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Thursday 09 April 2009

Gay Vote08: Coverage and absences

Posted in: Features
By Jay Bennie - 6th November 2008


Glbt New Zealanders have benefited enormously in the past two decades from our remarkably liberal democracy. Sure, we have had to fight for progress but our political system has responded, blending fairness and commonsense with just a touch of pragmatism.

Voting is important, and encourages you to get out and vote this Saturday for the candidate and party of your choice. Vote for the future good of New Zealand and for the continued progress towards social and legal equality for your glbt brothers and sisters.

Bear in mind that, although many broad-reaching human rights problems have been tackled, there are still issues affecting the lives of glbt individuals which require positive leadership in Parliament. For instance, equal adoption rights for same-sex couples, the striking down of the 'gay panic' defense, anti-discrimination protection and the tidying up of official identity procedures for transgenders, and the still difficult to define 'hate speech' and 'hate crimes' issues.

Over the past month we have presented short interviews with representatives of selected political parties. We invited parties likely to be part of whatever government is formed, plus those whose MPs have had something to contribute to the various public and parliamentary debates on glbt issues in recent times.

All but two responded by nominating glbt-friendly spokespeople and we presented their views, leavened where necessary with a little contextual information. We urge you read our interviews with
United Future's Peter Dunne, NZ First's Doug Woolerton, Act's Rodney Hide, Labour's Maryan Street, The Greens' Kevin Hague and The Progessives' Jim Anderton.

In a democracy it is important that voters are informed and knowledgeable about their electoral choices. We were therefore saddened that two significant parties ignored our invitation.

In the past the Maori Party has generally been willing to engage on glbt issues, generally in the person of Pita Sharples. This would have been a good opportunity to speak to, and for, New Zealand's widely scattered glbt Maori, but the opportunity was passed up.

More troubling was the total non-engagement of the National Party, one of the two most powerful forces in New Zealand politics. National chose not to speak through and thus short-changed our tens of thousands of readers up and down the country. Given that, by recent polling, National stands a better than even chance of leading the next government, it seems inexplicable that they would not engage. Or is it?'s invitation to a pre-election interview was included in the first formal approach we have made to National since late last year when we carried coverage of how its deputy leader Bill English was knowingly allowing his teenage son to publicly post viciously anti-gay epithets on the internet. For over a month English, who has stressed 'family values' and parental responsibility, completely ignored the glbt community concerns we put to him, then threatened legal action against us when we went public. But the instant the story migrated from to the mainstream media the offensive internet content was withdrawn and English eventually admitted elsewhere that his son was indeed responsible for the homophobic tirades. No parental apology to glbt people, nothing. Along the way his boss, John Key, downplayed the postings as merely 'a bit rugged.' For publicising concerns about the complicity of a leading politician in the all too common spread of hatred generated against gays and lesbians we are, it seems clear, to be isolated by a wall of silence.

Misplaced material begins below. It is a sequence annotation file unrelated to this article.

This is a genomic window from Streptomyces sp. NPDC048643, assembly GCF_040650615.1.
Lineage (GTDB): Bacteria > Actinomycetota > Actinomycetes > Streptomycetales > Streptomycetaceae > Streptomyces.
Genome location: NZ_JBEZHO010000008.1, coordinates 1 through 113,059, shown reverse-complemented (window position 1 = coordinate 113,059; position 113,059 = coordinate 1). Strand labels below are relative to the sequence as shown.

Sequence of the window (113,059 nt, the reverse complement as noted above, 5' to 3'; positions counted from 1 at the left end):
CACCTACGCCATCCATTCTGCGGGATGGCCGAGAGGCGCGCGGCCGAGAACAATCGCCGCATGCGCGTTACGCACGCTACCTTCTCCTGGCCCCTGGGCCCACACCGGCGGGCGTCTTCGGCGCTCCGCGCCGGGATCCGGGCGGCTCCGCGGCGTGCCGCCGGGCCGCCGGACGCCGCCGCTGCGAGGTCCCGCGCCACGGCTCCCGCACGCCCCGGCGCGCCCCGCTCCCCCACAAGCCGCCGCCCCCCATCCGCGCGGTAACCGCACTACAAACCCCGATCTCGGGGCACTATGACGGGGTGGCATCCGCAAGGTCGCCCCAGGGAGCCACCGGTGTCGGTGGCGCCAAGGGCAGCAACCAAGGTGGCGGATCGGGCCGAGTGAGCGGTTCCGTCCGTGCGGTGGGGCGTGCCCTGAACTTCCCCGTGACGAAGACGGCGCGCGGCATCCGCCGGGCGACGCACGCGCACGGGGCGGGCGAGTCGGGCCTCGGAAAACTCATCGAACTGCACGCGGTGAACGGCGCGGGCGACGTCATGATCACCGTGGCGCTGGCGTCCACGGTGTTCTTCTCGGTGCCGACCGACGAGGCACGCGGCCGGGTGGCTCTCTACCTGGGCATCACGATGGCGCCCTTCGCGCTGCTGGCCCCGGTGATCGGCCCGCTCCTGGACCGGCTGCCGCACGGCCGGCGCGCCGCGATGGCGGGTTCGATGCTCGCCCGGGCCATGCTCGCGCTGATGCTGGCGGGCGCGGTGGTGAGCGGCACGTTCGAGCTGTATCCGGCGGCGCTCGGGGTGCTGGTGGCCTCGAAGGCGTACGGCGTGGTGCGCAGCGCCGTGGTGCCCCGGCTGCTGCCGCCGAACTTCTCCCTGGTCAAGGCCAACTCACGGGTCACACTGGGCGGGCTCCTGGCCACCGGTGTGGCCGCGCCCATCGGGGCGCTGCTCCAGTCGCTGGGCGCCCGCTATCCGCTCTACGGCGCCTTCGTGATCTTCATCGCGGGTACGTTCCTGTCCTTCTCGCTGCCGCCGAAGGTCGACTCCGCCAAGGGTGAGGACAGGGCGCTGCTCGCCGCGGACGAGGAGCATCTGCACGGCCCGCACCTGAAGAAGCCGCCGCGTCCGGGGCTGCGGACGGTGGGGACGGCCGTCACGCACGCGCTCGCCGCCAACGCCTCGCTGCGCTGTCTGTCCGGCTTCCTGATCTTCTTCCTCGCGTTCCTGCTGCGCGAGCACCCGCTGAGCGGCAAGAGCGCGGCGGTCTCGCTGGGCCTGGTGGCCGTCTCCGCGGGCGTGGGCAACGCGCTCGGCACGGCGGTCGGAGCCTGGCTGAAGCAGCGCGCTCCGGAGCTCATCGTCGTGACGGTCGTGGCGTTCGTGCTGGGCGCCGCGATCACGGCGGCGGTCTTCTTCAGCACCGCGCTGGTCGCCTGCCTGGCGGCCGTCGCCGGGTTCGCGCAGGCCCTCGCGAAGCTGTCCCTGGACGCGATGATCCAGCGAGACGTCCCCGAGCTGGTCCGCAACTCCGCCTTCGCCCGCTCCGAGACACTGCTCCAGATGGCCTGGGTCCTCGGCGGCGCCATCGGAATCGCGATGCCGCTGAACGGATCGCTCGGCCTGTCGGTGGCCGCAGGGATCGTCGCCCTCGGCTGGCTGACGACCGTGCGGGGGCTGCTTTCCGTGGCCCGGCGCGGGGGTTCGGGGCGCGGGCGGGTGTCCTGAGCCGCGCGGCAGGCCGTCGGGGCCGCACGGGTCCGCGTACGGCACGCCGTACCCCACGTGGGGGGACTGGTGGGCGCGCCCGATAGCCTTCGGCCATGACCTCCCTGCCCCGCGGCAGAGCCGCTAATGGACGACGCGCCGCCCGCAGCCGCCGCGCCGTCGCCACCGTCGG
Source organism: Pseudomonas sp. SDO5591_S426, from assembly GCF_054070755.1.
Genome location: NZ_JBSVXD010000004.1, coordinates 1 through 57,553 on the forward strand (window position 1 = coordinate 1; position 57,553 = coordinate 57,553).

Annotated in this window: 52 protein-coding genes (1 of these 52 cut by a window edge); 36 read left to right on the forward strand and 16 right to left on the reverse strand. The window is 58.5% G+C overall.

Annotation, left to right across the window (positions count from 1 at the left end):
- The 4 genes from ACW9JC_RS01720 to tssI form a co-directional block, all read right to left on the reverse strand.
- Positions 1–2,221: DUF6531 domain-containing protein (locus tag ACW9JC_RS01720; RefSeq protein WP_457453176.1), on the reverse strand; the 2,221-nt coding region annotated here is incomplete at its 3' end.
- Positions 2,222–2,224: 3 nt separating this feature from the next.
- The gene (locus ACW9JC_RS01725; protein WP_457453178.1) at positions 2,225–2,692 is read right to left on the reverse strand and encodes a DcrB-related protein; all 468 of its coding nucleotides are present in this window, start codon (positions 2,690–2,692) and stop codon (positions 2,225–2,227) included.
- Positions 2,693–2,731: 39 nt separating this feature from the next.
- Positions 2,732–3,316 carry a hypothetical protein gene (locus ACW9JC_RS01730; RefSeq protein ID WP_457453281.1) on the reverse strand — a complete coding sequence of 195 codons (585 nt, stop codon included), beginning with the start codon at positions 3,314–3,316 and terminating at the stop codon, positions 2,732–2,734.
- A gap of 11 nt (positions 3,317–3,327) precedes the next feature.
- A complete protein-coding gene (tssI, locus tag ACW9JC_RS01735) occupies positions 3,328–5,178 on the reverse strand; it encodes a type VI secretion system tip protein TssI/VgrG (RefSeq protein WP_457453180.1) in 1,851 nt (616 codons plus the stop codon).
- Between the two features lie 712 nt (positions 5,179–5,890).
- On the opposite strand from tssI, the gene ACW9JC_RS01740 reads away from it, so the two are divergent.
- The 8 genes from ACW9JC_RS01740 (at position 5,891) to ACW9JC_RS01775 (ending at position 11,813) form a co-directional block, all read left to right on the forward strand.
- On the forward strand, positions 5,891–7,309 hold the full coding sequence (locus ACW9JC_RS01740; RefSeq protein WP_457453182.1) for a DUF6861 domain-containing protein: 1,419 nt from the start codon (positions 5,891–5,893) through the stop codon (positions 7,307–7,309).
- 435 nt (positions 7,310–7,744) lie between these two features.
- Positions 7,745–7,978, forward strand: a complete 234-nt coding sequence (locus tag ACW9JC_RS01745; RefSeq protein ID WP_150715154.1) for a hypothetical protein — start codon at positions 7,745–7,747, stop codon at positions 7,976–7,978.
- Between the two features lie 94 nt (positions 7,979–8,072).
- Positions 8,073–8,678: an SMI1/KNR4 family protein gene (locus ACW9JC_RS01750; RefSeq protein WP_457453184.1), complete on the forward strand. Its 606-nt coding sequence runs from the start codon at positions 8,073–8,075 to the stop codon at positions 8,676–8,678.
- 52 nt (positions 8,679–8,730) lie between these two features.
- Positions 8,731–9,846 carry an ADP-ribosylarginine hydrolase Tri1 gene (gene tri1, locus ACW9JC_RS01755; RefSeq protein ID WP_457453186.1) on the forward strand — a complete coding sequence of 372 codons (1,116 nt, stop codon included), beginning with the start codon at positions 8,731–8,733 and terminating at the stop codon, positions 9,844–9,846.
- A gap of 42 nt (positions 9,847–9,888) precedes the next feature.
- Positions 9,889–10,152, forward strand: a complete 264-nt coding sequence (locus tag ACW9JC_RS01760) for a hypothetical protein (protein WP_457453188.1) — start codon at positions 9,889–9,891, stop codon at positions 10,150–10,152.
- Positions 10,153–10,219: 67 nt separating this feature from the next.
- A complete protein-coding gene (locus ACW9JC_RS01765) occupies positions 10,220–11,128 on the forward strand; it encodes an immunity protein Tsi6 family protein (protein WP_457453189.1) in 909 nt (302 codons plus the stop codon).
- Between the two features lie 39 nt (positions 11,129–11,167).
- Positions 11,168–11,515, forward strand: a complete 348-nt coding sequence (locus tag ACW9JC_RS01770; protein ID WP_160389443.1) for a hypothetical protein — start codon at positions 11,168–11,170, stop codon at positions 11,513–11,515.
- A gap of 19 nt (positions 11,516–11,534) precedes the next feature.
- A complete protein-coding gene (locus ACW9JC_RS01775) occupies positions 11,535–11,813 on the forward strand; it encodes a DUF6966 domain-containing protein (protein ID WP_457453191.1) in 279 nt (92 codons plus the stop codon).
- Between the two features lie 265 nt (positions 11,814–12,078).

For the record, National also ignored our request for information on its quietly announced plan to disband the Families' Commission and divert funding through community groups including vigorously anti-gay evangelical Christian groups. was the only news media to explore this proposal from a glbt viewpoint.

When we realised that our invitation to a pre-election chat was being studiously ignored by National we sought advice from their only openly gay MP, Chris Finlayson. We are now aware that Finlayson, who has had a courteous relationship with, has close personal ties to the English family. Perhaps he has been unintentionally placed in a difficult spot, because suddenly he, too, hauled up the drawbridge in no uncertain terms.

There was little more we could do. Other party spokespeople from across the political spectrum fronted up and so we moved on.

Our election reporting moves on this weekend when we will present regular live reports on Saturday evening and Sunday. We will focus on what the emerging results mean to our existing gay and lesbian MPs, to those waiting in the wings, and to the parties who have either supported or obstructed moves to have Parliament equalise our standing in society alongside our other countrymen.

The New Zealand general election may not have the world-gripping drama of the US presidential election, but the process is responsive to voters' wishes and its outcome is central to how our lives will be lived, on so many levels, for years to come.

- Jay Bennie
Content editor,

Jay Bennie - 6th November 2008